“Much of our outreach work through education and music is reaching bigger numbers of schools and students year on year and it’s good to be able to help a rising generation with their discovery of their talents and knowledge.

“Cathedrals aren’t complacent about what opportunities lie before them, but these statistics accurately portray where they are making an impact and what they are trying to do.”

The Third Church Estates Commissioner, Dr Eve Poole who leads the Church of England’s Cathedrals’ Support Group said: “The breadth of this data is testimony to the wonderful diversity of cathedral activity.

“Some visitors are drawn to their ephemeral music and liturgy, some to their majestic architecture, some to learn about our rich heritage; others to mark life events, to come together as a civic community, and to visit one of the many creative installations to which only these lofty spaces can do full justice.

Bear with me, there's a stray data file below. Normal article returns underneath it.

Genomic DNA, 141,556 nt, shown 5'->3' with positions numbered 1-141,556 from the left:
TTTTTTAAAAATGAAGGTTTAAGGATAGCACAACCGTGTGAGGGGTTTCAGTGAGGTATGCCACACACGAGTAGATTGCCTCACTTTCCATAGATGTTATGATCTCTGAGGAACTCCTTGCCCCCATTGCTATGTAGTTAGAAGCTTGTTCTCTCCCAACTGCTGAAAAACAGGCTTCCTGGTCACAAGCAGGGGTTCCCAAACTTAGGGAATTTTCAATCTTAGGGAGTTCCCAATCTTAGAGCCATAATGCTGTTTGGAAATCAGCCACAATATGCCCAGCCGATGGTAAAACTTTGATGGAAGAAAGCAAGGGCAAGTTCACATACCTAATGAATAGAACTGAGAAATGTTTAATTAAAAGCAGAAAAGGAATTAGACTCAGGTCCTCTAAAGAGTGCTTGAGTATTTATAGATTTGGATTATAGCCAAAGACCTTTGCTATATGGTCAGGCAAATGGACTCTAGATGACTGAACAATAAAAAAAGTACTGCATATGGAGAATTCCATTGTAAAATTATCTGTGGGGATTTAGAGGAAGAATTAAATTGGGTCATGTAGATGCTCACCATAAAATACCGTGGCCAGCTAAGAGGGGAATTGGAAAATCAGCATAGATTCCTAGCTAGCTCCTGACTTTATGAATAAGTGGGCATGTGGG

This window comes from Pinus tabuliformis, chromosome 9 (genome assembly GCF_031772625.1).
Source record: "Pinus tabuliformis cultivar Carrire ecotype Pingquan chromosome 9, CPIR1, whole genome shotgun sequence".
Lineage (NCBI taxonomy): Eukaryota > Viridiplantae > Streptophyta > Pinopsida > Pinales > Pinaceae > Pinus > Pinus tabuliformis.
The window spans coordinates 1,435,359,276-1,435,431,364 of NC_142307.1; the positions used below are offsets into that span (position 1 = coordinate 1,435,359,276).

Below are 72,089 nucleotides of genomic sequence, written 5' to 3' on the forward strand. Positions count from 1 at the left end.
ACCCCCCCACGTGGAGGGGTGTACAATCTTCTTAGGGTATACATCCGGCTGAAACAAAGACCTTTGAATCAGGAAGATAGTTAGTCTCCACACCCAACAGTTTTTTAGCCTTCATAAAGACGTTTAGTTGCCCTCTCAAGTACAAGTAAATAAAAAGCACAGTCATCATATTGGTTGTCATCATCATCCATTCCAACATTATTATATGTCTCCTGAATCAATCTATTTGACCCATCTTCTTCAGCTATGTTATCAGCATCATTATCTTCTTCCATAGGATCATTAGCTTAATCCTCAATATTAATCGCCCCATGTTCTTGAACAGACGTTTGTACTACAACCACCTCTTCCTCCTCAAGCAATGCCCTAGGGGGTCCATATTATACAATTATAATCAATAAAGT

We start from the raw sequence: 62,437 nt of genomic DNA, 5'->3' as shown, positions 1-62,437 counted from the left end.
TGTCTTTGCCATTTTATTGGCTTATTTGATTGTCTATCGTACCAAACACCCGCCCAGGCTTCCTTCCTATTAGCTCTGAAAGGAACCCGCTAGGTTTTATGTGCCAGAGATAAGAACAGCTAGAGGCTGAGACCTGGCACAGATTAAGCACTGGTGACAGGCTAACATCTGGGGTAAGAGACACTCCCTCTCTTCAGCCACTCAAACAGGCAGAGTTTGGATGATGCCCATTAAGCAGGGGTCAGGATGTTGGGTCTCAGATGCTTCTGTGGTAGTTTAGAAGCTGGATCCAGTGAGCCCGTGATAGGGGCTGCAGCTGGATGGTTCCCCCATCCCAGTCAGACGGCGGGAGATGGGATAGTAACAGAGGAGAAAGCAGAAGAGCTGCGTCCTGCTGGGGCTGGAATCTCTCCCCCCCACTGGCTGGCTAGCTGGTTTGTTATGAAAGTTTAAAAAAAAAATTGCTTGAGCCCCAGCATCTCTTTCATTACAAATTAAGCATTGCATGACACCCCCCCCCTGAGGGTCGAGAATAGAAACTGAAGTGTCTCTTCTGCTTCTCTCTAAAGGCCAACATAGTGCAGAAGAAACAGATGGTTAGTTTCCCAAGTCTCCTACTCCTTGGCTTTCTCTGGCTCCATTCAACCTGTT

“This report reminds us of the broad appeal of these special places at the heart of our cities, which ably demonstrate what the Church of England has to offer the nation.”

Growth in visitors, worshippers and community engagement

Ely Cathedral witnessed increased a 31 per cent increase in worshippers in advent between 2015 and 2017 following an increased focus and promotion of services and activities for children and families. This included a Christmas tree lights service and another service at the city’s Christmas Fair.

The Dean of Ely, Mark Bonney, said: “Christmas is a very special part of the year for Christians and we have made an extra effort to share what we do, especially via social media, encouraging sharing not just in the beautiful offerings from our choirs, but also as an invitation to share in worship together.

In 2016, Gloucester Cathedral created the new post of Community Engagement Manager as part of a project to grow the cathedral as a centre of spiritual, civic and heritage activity for a wider audience, connecting particularly with local residents, and addressing social issues.